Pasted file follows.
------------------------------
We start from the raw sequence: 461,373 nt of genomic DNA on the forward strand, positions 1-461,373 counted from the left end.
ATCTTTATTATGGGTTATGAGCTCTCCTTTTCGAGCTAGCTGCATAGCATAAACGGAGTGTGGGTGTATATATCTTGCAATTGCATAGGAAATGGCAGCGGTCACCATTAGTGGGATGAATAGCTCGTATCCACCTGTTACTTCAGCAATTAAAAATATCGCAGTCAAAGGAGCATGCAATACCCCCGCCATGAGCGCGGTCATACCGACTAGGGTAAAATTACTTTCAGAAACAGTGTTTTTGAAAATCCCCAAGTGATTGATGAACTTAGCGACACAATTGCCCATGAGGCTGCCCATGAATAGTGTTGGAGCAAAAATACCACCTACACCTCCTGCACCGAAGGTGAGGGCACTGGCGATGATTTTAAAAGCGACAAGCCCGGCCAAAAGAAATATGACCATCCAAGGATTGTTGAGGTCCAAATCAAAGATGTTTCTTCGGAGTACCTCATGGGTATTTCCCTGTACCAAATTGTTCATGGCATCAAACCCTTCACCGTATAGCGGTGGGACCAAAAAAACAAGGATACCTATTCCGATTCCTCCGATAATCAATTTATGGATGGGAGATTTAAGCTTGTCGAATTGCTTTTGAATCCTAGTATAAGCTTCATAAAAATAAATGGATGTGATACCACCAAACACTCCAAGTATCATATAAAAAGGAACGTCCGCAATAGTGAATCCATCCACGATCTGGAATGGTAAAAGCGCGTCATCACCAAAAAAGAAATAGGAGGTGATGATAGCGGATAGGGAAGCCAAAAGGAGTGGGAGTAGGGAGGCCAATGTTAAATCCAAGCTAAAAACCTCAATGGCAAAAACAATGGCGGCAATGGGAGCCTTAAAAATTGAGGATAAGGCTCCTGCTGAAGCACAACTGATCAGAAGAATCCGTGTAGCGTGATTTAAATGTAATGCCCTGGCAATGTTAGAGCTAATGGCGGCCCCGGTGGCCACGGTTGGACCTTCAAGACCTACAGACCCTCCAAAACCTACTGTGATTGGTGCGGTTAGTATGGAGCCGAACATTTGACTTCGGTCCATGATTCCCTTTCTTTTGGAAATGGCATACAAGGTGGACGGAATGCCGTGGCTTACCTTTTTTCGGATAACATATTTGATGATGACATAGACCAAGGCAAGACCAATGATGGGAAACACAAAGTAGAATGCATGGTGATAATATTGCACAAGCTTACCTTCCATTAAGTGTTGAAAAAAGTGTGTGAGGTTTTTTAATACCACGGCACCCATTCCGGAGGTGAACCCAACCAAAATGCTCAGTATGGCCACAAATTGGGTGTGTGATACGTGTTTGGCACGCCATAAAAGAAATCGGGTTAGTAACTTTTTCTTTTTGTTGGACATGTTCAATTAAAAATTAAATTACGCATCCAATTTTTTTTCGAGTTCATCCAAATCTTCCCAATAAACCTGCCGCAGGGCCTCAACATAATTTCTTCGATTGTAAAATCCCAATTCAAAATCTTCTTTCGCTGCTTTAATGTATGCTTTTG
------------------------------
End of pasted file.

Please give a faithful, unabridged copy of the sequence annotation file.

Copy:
We start from the raw sequence: 461,373 nt of genomic DNA on the forward strand, positions 1-461,373 counted from the left end.
ATCTTTATTATGGGTTATGAGCTCTCCTTTTCGAGCTAGCTGCATAGCATAAACGGAGTGTGGGTGTATATATCTTGCAATTGCATAGGAAATGGCAGCGGTCACCATTAGTGGGATGAATAGCTCGTATCCACCTGTTACTTCAGCAATTAAAAATATCGCAGTCAAAGGAGCATGCAATACCCCCGCCATGAGCGCGGTCATACCGACTAGGGTAAAATTACTTTCAGAAACAGTGTTTTTGAAAATCCCCAAGTGATTGATGAACTTAGCGACACAATTGCCCATGAGGCTGCCCATGAATAGTGTTGGAGCAAAAATACCACCTACACCTCCTGCACCGAAGGTGAGGGCACTGGCGATGATTTTAAAAGCGACAAGCCCGGCCAAAAGAAATATGACCATCCAAGGATTGTTGAGGTCCAAATCAAAGATGTTTCTTCGGAGTACCTCATGGGTATTTCCCTGTACCAAATTGTTCATGGCATCAAACCCTTCACCGTATAGCGGTGGGACCAAAAAAACAAGGATACCTATTCCGATTCCTCCGATAATCAATTTATGGATGGGAGATTTAAGCTTGTCGAATTGCTTTTGAATCCTAGTATAAGCTTCATAAAAATAAATGGATGTGATACCACCAAACACTCCAAGTATCATATAAAAAGGAACGTCCGCAATAGTGAATCCATCCACGATCTGGAATGGTAAAAGCGCGTCATCACCAAAAAAGAAATAGGAGGTGATGATAGCGGATAGGGAAGCCAAAAGGAGTGGGAGTAGGGAGGCCAATGTTAAATCCAAGCTAAAAACCTCAATGGCAAAAACAATGGCGGCAATGGGAGCCTTAAAAATTGAGGATAAGGCTCCTGCTGAAGCACAACTGATCAGAAGAATCCGTGTAGCGTGATTTAAATGTAATGCCCTGGCAATGTTAGAGCTAATGGCGGCCCCGGTGGCCACGGTTGGACCTTCAAGACCTACAGACCCTCCAAAACCTACTGTGATTGGTGCGGTTAGTATGGAGCCGAACATTTGACTTCGGTCCATGATTCCCTTTCTTTTGGAAATGGCATACAAGGTGGACGGAATGCCGTGGCTTACCTTTTTTCGGATAACATATTTGATGATGACATAGACCAAGGCAAGACCAATGATGGGAAACACAAAGTAGAATGCATGGTGATAATATTGCACAAGCTTACCTTCCATTAAGTGTTGAAAAAAGTGTGTGAGGTTTTTTAATACCACGGCACCCATTCCGGAGGTGAACCCAACCAAAATGCTCAGTATGGCCACAAATTGGGTGTGTGATACGTGTTTGGCACGCCATAAAAGAAATCGGGTTAGTAACTTTTTCTTTTTGTTGGACATGTTCAATTAAAAATTAAATTACGCATCCAATTTTTTTTCGAGTTCATCCAAATCTTCCCAATAAACCTGCCGCAGGGCCTCAACATAATTTCTTCGATTGTAAAATCCCAATTCAAAATCTTCTTTCGCTGCTTTAATGTATGCTTTTG